Obesity Goes Viral?Tuesday, January 27, 2009
Yes, the rapid spread of obesity around the world is reminiscent of the spread of an infectious diseases (albeit in slow motion), but is an obesity infection even possible?
Well, yesterday’s obesity news in the media was once again all about the obesity virus. These media reports were prompted by a new paper by Miloni Rathod and colleagues from Wayne State University, Detroit and the Pennington Biomedical Research Centre, Baton Rouge, published in Obesity.
This report is a follow-up to the many excellent studies from Nikhil Dhurandar’s group, which first suggested that the rather common human Ad36 virus may play a role in adipogenesis (formation of fat cells).
In the present study, using cultured mouse preadipocytes, the researchers demonstrated the following:
1) That the adenovirus Ad36 but not Ad2 stimulates fat accumulation as well as the expression of specific early, intermediate and late adipogenic marker genes in cultured mouse preadipocytes.
2) That treatment of adenovirus Ad36-infected cells with an antiadenoviral agent reduces fat accumulation in preadipocytes, demonstrating that viral mRNA expression is required for the process.
3) That although infection with adenovirus Ad36 amplifies the adipogenic response to a differentiation cocktail (containing insulin and other promoters of adipogenesis), this cocktail is not essential for Ad36 to induce formation of fat cells.
Thus, clearly, this human adenovirus can infect mouse cells to promote fat cell formation and it certainly appears worth the effort to try to elucidate exactly how this virus has this effect.
But what does this mean for human obesity?
Firstly, the Ad36 virus is extremely common and many people probably carry it – whether or not carrying this virus actually means that you are likely to gain more weight remains to be seen.
Secondly, it is important to remember that formation of fat cells in itself may not be a bad thing. After all, fat cells are the safest place to store extra calories. It is indeed widely believed that failure to accomodate excess calories in fat tissue (as a result of limited fat-cell formation) may promote fat deposition in other tissues (liver, muscle, heart), thereby promoting the development of metabolic risk factors like insulin resistance. Thus, infection with Ad36 may cause you to grow more fat cells, but may very well also turn out to actually decrease your risk for diabetes and other metabolic problems.
Thus, it will certainly be a while before antiviral treatments or even vaccinations will make it into our clinical armamentum for obesity prevention or management.
Nevertheless, it certainly is a good story and illustrates the fact that the study of obesity (and its origin) is anything but as simple or straightforward as many people believe.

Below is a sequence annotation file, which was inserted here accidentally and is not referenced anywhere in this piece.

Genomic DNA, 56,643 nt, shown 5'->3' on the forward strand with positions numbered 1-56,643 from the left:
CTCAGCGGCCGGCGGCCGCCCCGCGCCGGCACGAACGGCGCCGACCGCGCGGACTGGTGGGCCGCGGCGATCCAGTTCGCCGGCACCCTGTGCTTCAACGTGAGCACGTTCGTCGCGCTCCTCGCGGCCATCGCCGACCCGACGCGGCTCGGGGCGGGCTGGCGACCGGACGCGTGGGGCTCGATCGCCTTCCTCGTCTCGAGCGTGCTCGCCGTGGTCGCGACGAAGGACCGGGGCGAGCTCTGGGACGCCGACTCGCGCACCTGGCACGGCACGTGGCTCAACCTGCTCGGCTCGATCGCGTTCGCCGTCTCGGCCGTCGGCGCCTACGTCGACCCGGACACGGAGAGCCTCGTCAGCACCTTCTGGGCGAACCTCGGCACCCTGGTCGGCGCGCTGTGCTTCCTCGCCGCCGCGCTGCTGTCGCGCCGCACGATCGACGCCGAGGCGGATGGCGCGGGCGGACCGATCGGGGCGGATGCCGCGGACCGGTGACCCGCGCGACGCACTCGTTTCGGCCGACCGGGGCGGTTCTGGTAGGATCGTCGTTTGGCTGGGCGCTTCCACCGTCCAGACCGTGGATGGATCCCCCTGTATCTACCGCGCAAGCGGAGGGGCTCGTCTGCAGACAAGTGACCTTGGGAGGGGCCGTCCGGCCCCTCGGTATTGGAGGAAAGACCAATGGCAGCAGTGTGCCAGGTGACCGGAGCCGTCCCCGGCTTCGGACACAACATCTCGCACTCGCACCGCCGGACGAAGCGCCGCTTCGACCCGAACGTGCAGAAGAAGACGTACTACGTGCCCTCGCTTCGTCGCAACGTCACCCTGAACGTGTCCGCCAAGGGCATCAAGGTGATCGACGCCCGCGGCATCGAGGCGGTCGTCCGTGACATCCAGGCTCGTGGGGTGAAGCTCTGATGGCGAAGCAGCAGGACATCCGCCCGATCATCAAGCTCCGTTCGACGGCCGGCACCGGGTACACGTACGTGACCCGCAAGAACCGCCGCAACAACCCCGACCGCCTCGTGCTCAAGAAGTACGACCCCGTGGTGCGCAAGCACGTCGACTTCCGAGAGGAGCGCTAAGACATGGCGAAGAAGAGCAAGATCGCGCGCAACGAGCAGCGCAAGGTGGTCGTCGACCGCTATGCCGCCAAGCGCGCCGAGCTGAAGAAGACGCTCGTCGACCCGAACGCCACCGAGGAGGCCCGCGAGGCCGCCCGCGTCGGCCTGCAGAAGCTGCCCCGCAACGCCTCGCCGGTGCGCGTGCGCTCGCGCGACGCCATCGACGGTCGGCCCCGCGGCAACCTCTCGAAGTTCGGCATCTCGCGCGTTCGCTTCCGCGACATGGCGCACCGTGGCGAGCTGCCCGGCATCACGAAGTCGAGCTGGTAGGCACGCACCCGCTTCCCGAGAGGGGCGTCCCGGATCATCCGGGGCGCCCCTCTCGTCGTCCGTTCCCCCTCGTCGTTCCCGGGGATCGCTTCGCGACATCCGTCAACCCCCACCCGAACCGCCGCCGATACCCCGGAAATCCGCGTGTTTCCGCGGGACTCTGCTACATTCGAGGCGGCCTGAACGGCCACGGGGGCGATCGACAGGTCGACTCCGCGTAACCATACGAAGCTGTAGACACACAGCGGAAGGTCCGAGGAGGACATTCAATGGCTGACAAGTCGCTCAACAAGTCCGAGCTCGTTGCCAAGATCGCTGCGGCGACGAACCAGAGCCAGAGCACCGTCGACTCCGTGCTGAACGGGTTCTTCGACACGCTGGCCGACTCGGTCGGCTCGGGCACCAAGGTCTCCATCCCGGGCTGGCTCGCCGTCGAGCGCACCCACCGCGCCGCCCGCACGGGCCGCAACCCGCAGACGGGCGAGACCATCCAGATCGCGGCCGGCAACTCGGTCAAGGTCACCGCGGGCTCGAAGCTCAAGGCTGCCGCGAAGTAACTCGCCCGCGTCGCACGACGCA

Tuesday, January 27, 2009
This whole idea of viruses makes me think seriously about the effect of genetically modified (transgenic crops) foods on obesity and human health. Namely much of the north american corn, soybean and canola crops is transgenic and these plants have small insertions from bacteria and/or viruses as part of the new DNA of the plant (in order to be round-up (glyphosate) ready or to produce bacillus thuringiensis (BT), etc ). What I wonder about is how do our innate intestinal bacteria respond to this novel “food”, and how do these foreign DNA snippets influence our own fat cells, our metabolism or immunity. I have read that some researchers think that obesity has an auto-immune component and I wonder if it is possible that this could be related to these new DNA combinations we are unwittingly ingesting. I was fascinated by Jeffrey Gordon’s work which showed that innoculating the gut flora into sterile mice resulted in obesity if the flora came from obese donors, and normal weight when it came from normal weight donor mice.
Wednesday, January 28, 2009
Another great post – I particularly like the discussion of the potential health benefit of adipocyte hyperplasia. I remember being very fascinated with the notion of hypertrophic vs. hyperplastic when I read a couple of paper s from the 1980’s. Very often the thinking is that “fat is bad” – a very myopic viewpoint.
As a perfect example, look at individuals with complete congenital lipodystrophy (lack of fat tissue) – look very lean and athletic, but due to no fat tissue have astronomically high rates of diabetes, cardiovascular disease, etc. Similar thinking is thought to apply to the metabolically-obese, normal weight individuals – have a predominance of hypertrophied and dysfunctional fat cells, despite not having a high BMI – and have all the health problems commonly thought to be exclusive to those with BMIs > 30 kg/m2. On the other hand, the metabolically normal obese phenotype, is exemplified by numerous small and functional adipocytes, and thus a normal metabolic profile, despite a high BMI.
Clearly fat is not bad – on the contrary – not having enough functional fat is bad.
Once again, I will likely post further on this, Arya . This is a tremendously interesting area of literature, and I can’t believe I haven’t even mentioned it on our blog. Thanks for the reminder:)